Attorney General William Barr has been tugging on the sleeve of various foreign intelligence officials. He has asked authorities in at least three countries — Australia, Italy and the United Kington — for help.
He reportedly wants their assistance in reviewing how the CIA and the FBI went about investigating Russian interference in the 2016 US presidential election.
Barr's apparent role in all of this is alarming to some former law enforcement officials. That includes David Laufman, a former CIA analyst who worked in counterintelligence for the Justice Department.
Laufman served Republican and Democratic administrations, and he was involved in the early stages of the Russia investigation. He spoke with The World's host Marco Werman about why Barr's request for foreign help is so unusual.
David Laufman: There's nothing unusual per se about an attorney general traveling overseas on Department of Justice business, meeting with foreign counterparts in law enforcement or foreign intelligence service to thank them for their help on a particular case. When the attorney generals travel overseas, they usually find out what cases the department has ongoing so they can make conversation about it. If there's a case for which prosecutors need some help obtaining foreign evidence, it's not unheard of for an attorney general to mention that as part of an overall set of talking points. But it is unusual for an attorney general to be spearheading an investigation directly on behalf of the White House and at the White House's behest, to be asking foreign law enforcement and foreign intelligence services on some singular mission by the AG, to ask for help on a particular case — particularly one that the Department of Justice by its own admission says is not a criminal investigation.
There is always the prospect for any attorney general to pursue the policy agenda of a president. That's why we have elections. But there is something unique and distinct about the Department of Justice. The Department of Justice mission is to bring integrity to the investigation and prosecutions of conduct pursuant to its rules and to leave politics out of the equation entirely. If the American public begins to lose confidence in the credibility or integrity of the Department of Justice and just begins to view the Department of Justice as a weapon of the White House, it will accomplish a political agenda, then we have brought enormous discredit upon the department. And that would be a sad day for the Department of Justice.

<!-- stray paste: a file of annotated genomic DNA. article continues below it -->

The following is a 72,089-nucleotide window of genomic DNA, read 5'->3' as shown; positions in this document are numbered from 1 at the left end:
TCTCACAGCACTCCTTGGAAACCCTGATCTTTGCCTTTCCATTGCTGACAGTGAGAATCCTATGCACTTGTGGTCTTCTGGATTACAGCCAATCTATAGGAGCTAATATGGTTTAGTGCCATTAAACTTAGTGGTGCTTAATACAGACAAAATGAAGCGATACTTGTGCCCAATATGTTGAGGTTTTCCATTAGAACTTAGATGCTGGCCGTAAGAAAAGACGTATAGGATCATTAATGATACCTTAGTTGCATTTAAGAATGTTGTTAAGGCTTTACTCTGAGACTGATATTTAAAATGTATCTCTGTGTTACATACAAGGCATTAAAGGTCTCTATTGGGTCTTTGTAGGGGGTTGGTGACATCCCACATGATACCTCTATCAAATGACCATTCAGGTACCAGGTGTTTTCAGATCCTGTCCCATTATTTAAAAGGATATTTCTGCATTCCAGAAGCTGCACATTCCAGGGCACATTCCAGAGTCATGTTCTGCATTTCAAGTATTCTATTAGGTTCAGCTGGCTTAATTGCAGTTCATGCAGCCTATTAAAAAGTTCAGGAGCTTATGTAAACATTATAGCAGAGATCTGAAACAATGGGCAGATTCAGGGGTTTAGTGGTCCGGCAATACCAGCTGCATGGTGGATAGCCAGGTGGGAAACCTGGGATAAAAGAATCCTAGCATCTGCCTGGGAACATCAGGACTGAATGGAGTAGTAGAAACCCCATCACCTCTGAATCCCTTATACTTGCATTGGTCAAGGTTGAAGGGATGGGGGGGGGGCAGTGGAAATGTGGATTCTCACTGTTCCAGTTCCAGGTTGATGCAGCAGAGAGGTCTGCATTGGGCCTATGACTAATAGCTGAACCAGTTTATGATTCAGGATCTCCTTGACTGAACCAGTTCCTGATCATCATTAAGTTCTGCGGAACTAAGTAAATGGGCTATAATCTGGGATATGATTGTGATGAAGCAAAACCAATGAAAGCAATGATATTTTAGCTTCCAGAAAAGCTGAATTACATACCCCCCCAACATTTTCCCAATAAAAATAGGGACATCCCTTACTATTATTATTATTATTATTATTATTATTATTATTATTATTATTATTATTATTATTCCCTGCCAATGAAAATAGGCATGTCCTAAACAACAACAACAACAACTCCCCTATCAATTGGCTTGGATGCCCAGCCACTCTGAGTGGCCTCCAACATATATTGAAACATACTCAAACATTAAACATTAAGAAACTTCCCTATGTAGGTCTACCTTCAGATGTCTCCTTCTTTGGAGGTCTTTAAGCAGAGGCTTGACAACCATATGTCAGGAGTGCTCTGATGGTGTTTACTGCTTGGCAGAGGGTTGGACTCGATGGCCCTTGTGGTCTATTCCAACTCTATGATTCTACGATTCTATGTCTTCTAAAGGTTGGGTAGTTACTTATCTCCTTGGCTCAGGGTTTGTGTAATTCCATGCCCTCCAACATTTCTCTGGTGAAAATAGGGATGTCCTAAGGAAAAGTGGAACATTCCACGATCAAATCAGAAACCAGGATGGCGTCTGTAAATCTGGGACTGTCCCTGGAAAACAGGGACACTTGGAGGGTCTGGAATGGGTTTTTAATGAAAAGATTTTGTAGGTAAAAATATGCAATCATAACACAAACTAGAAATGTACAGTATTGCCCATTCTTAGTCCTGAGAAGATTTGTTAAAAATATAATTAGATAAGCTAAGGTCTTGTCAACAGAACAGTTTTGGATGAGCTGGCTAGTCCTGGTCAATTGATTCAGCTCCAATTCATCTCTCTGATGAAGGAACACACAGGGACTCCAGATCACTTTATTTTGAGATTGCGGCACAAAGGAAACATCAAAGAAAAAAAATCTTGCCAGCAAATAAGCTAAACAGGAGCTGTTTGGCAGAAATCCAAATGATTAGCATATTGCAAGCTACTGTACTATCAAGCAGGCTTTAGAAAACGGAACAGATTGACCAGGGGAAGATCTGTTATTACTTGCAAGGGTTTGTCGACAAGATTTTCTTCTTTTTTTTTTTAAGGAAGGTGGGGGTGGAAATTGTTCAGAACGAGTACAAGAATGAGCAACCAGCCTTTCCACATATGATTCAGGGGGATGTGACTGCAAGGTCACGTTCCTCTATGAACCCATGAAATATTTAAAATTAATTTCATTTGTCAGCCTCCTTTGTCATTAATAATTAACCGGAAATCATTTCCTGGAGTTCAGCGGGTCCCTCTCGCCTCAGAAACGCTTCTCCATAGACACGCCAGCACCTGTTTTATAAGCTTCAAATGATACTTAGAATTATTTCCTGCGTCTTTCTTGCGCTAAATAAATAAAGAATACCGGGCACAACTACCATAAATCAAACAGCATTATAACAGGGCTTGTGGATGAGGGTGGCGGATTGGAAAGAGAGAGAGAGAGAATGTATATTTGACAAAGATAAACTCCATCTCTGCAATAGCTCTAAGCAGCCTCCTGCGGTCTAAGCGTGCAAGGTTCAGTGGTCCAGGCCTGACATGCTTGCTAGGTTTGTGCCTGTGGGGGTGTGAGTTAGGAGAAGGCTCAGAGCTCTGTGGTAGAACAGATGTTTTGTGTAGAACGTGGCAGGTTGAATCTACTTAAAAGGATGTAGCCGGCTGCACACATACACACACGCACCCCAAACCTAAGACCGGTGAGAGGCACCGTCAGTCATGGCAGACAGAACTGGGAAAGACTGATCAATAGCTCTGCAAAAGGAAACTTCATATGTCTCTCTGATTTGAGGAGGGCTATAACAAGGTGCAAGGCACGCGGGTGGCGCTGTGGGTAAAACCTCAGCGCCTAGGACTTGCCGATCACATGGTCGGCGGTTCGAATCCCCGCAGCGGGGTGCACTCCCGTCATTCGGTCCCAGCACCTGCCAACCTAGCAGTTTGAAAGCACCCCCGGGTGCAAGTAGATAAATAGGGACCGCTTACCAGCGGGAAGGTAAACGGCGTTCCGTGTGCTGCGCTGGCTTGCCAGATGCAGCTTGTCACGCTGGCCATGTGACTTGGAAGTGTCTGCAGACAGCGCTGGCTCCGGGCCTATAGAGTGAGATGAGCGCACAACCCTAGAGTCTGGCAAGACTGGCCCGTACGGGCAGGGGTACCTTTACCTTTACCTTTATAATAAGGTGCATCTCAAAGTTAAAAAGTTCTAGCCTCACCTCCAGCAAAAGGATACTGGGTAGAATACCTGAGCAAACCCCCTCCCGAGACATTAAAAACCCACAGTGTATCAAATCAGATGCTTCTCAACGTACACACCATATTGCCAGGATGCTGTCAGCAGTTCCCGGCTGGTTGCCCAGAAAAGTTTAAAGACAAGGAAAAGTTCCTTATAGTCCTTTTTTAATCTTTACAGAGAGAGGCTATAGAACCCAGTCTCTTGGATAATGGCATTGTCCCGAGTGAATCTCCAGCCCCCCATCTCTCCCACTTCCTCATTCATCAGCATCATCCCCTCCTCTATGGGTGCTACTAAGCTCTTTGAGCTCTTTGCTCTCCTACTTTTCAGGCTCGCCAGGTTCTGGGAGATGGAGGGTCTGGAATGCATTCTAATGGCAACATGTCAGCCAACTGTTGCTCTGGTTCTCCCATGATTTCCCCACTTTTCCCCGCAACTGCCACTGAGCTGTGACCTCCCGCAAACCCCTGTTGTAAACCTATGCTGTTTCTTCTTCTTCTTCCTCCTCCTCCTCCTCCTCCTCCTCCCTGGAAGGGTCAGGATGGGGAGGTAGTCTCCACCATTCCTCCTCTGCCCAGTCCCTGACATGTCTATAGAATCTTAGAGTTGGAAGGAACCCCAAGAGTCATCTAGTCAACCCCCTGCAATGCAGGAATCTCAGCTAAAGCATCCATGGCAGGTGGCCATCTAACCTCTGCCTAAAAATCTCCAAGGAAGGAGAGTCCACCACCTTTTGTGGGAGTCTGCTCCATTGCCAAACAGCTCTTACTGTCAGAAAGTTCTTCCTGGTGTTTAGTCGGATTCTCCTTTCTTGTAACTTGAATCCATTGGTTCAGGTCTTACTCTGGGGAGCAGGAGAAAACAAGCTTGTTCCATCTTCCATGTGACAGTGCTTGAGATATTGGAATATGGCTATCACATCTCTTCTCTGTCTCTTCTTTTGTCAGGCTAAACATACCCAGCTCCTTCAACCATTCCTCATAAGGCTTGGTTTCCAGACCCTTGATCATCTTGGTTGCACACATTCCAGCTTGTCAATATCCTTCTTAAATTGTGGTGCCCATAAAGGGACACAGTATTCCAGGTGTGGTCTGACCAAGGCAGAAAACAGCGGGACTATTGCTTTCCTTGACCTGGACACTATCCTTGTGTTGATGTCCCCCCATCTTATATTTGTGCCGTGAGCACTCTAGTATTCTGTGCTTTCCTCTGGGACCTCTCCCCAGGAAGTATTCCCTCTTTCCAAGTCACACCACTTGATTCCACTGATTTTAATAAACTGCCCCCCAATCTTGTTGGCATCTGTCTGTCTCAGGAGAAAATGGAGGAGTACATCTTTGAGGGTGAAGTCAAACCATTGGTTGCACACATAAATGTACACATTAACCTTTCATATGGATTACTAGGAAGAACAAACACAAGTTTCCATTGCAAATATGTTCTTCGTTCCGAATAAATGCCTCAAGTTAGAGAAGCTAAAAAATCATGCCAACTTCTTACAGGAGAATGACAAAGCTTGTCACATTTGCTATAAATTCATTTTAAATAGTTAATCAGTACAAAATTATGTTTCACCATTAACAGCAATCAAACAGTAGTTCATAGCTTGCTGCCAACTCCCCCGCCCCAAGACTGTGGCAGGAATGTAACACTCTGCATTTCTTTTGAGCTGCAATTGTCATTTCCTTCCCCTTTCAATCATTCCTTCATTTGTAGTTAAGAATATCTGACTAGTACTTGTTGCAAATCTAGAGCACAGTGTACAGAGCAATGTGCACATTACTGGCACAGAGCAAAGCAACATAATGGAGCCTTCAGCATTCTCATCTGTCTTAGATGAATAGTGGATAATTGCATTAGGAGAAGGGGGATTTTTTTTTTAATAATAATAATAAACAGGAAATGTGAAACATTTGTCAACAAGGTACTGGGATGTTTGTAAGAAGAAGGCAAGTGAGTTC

I'm not going to comment on any conversations I might or might not have had with my colleagues. But my belief is that these kinds of reports about what could fairly be described as fairly partisan activity by the attorney general on behalf of the president bring disappointment and frustration, at a minimum, to department employees who by necessity view their jobs as nonpartisan, want their work to be perceived in a nonpartisan light, to bring credibility to their work on behalf of this country.
This is beyond partisanship. This is beyond the consequences of elections. You know this isn't a matter about changing, tweaking antitrust policy with respect to mergers and acquisitions, you know, the sorts of distinctions that we see when an administration from a different party comes to power. This is about acting as the tip of the spear for a political vendetta that this president is carrying out, and putting the Department of Justice at the head of that spear to accomplish that is stunning. It's extremely disturbing and it is completely not in keeping with the mission and history of the Department of Justice.
I have high respect for Mr. Durham. He is a seasoned, accomplished, nonpartisan prosecutor who is well respected within the department. My concerns are not about him. It is about the mission he has been tasked to pursue and about the origins of that mission and who is seeking to influence its direction. Those are my concerns.
This interview has been condensed and edited for clarity.